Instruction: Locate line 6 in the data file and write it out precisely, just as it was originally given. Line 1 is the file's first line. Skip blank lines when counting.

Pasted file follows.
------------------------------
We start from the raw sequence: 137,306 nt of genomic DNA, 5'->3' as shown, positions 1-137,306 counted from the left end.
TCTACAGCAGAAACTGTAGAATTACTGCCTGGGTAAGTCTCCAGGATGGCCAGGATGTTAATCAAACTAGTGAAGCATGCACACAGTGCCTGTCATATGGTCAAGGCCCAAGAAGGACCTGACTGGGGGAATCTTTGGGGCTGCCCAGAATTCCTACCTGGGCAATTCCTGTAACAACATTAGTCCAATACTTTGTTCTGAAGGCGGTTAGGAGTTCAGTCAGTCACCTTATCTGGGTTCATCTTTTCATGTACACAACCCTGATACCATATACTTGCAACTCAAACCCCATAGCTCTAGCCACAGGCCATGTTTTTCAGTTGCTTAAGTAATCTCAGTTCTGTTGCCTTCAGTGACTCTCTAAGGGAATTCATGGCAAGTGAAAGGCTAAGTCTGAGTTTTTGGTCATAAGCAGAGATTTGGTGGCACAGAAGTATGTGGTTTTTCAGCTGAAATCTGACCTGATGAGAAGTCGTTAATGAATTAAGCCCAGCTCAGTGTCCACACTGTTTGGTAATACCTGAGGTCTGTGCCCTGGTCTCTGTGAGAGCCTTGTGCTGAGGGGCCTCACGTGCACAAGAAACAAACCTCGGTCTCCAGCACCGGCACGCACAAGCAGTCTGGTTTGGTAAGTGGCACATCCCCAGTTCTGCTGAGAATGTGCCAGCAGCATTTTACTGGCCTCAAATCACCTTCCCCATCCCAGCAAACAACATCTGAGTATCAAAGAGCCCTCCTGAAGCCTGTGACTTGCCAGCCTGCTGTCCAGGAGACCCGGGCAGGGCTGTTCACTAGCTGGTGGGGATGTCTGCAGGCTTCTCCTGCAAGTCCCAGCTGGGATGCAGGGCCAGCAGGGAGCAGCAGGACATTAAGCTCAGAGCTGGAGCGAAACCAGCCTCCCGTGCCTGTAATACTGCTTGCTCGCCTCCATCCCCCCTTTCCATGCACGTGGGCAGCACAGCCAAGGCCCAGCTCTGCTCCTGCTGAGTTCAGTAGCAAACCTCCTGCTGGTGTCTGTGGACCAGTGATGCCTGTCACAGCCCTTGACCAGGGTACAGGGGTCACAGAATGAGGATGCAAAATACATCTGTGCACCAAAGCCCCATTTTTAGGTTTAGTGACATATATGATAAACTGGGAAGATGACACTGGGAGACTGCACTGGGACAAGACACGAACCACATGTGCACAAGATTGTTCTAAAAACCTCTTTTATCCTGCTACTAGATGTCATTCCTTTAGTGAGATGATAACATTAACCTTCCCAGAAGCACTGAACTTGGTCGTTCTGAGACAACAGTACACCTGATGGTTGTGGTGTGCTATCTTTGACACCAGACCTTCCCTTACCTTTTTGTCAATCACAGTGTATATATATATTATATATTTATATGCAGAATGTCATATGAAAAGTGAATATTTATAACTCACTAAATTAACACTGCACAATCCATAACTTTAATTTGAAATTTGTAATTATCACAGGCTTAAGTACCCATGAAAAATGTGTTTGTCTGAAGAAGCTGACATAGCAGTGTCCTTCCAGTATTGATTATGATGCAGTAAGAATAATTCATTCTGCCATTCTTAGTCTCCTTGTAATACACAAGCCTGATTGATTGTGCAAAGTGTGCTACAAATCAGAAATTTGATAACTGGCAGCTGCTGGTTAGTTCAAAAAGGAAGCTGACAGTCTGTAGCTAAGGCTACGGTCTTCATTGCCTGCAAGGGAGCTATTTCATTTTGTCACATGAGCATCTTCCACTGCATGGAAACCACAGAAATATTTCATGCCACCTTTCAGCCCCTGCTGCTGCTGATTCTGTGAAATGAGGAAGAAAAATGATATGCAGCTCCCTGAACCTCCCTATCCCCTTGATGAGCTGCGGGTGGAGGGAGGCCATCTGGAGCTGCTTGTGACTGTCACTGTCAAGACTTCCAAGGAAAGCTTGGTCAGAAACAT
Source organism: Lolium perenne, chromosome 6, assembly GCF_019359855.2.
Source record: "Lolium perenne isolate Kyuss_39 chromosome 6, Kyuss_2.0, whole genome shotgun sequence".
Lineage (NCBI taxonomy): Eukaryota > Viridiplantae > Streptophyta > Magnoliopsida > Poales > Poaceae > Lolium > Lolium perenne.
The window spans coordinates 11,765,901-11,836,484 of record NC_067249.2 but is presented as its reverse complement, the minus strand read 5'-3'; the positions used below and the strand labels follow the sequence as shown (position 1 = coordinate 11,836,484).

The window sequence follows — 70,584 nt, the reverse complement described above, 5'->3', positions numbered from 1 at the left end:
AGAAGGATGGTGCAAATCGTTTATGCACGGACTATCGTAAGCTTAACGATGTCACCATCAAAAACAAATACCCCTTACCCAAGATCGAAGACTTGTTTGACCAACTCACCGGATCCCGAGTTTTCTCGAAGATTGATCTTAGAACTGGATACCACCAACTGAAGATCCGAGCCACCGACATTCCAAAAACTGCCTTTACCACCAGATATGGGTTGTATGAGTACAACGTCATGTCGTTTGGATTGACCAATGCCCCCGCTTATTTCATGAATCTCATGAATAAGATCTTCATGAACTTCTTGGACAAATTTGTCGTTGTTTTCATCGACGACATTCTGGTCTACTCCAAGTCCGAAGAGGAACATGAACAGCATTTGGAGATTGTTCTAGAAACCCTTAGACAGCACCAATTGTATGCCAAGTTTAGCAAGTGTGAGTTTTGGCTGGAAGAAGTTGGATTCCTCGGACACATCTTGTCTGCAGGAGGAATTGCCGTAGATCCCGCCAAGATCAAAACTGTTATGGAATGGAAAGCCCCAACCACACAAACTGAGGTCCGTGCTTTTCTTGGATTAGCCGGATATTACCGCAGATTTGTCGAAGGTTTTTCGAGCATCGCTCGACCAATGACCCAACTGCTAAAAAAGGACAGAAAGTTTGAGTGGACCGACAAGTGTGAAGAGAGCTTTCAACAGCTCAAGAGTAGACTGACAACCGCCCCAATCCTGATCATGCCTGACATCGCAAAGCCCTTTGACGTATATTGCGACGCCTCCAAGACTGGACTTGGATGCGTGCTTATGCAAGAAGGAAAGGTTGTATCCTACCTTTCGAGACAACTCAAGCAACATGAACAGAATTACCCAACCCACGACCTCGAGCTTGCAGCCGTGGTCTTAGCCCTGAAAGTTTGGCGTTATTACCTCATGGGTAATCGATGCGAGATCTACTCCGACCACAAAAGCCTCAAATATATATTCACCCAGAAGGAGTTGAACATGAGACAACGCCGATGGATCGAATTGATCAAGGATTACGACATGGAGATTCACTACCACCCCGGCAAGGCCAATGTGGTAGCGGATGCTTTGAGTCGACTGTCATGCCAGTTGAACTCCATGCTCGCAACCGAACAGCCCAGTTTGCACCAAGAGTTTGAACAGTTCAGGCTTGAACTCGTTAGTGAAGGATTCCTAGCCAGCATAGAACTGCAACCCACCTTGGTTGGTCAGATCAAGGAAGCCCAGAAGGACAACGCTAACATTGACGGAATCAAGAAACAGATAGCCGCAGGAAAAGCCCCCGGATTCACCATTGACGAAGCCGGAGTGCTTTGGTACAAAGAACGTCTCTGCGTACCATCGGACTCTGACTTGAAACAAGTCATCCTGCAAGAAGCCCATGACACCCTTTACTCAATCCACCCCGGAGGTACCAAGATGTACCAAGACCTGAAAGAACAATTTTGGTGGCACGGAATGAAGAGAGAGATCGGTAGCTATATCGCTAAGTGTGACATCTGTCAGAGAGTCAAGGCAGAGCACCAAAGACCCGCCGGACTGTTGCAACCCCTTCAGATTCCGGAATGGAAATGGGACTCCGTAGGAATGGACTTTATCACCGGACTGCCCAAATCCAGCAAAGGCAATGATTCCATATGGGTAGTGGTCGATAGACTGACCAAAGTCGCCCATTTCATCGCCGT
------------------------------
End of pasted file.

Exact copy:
The window spans coordinates 11,765,901-11,836,484 of record NC_067249.2 but is presented as its reverse complement, the minus strand read 5'-3'; the positions used below and the strand labels follow the sequence as shown (position 1 = coordinate 11,836,484).